• an application for reinstatement,
  • a Professional Development Report. Refer to the Guide to the Continuing Competence Requirement for Reinstatement within 3 years.
  • a Consent to Criminal Record Check (CRC), a mandatory Ministry of Public Safety requirement,
  • and the required fees.

A former registrant who is returning to practice after more than 3 years, but less than 6 years off the register, must successfully complete the Canadian Dietetic Registration Examination (CDRE) in order to be eligible to apply for reinstatement.

A former registrant who is returning to practice after six or more years off the register, must be assessed for:

  • currency in dietetic knowledge,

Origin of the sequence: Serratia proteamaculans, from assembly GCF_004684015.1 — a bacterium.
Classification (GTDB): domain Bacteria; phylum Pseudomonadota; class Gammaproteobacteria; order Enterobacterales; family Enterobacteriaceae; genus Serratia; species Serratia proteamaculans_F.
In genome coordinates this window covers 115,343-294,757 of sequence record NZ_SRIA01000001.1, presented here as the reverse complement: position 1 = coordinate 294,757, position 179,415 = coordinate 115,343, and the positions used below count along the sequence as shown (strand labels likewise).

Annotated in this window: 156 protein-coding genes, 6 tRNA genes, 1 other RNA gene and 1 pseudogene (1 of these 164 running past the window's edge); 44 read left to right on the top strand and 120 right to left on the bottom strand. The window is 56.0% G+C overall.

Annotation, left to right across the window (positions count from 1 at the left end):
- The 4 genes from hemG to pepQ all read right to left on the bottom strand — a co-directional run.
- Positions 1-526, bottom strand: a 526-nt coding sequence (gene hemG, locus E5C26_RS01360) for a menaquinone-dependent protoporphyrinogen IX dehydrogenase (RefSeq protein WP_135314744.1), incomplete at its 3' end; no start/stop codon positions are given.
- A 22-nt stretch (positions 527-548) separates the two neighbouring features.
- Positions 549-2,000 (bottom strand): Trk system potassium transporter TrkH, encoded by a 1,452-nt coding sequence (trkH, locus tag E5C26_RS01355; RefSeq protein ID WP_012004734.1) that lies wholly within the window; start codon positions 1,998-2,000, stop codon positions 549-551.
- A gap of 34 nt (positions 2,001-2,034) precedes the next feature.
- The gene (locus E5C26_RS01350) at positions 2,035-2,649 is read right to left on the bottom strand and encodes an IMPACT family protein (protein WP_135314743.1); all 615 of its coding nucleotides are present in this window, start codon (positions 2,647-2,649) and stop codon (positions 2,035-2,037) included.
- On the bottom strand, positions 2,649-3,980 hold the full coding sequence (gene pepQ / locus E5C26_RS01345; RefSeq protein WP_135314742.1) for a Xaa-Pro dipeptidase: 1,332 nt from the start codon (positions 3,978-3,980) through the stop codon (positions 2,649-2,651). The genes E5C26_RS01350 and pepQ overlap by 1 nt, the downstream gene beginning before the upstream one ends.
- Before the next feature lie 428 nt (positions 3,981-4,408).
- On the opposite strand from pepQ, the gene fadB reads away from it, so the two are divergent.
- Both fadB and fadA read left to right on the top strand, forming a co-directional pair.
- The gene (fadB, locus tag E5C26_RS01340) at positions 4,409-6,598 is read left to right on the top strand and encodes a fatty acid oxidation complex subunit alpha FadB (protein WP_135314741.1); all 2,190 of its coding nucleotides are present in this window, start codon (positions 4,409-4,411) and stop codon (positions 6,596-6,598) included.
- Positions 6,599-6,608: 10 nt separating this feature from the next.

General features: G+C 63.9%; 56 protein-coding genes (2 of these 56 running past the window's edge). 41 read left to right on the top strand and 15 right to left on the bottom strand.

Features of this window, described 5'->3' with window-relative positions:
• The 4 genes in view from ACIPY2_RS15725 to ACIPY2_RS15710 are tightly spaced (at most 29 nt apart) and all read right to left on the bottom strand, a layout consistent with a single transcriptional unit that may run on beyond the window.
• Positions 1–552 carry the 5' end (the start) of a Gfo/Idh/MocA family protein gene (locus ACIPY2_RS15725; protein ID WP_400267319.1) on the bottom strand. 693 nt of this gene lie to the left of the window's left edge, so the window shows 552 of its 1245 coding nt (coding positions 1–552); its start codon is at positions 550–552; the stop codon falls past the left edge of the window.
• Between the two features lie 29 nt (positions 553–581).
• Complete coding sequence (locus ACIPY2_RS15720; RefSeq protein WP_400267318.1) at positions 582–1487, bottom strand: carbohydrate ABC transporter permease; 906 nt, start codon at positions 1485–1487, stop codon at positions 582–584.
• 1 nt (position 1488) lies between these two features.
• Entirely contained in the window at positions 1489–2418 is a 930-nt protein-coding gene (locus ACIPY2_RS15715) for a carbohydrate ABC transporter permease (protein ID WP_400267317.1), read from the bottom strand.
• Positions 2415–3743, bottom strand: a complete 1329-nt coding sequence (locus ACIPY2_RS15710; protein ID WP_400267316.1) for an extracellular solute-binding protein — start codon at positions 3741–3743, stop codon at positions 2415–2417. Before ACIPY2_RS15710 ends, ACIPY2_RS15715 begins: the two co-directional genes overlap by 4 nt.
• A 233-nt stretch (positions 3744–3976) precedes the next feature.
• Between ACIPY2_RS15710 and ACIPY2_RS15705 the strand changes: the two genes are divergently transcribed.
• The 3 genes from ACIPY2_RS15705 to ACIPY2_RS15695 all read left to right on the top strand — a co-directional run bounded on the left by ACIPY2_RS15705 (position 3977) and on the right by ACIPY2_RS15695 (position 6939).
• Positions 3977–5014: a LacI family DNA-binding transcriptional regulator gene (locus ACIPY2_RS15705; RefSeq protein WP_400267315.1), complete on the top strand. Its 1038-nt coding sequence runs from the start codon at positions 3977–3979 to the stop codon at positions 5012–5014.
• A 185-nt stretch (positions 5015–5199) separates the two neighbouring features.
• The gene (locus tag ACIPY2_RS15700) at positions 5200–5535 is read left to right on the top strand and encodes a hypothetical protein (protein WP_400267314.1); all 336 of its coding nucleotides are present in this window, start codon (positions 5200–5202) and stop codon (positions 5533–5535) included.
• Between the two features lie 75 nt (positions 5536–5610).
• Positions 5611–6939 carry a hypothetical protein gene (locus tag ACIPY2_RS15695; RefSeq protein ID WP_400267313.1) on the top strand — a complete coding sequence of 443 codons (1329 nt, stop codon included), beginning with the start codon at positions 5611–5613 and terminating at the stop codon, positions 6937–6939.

• skills, abilities, and judgement

If gaps are identified, the former registrant will be required to complete academic/and or practical upgrading, as well as successfully complete the Canadian Dietetic Registration Examination (CDRE). Once both items are completed, he/she will be eligible to apply for reinstatement with the CDBC.

Q: I am considering renewing my registration in the "non-practicing' class. What will this mean for me?

A: CDBC registrants with “non-practicing” status are permitted to use the title “Registered Dietitian – Non-Practicing” and the initials “RD (NP)”. Registrants with non-practicing status must not practice dietetics, including any volunteer dietetic work. RD(NP)s may vote at CDBC general meetings and may serve on CDBC committees. They are kept informed of CDBC activities and continue to receive regular communications from the College. RD(NP)s are identified on the CDBC’s public register of Dietitians as “non-practicing”.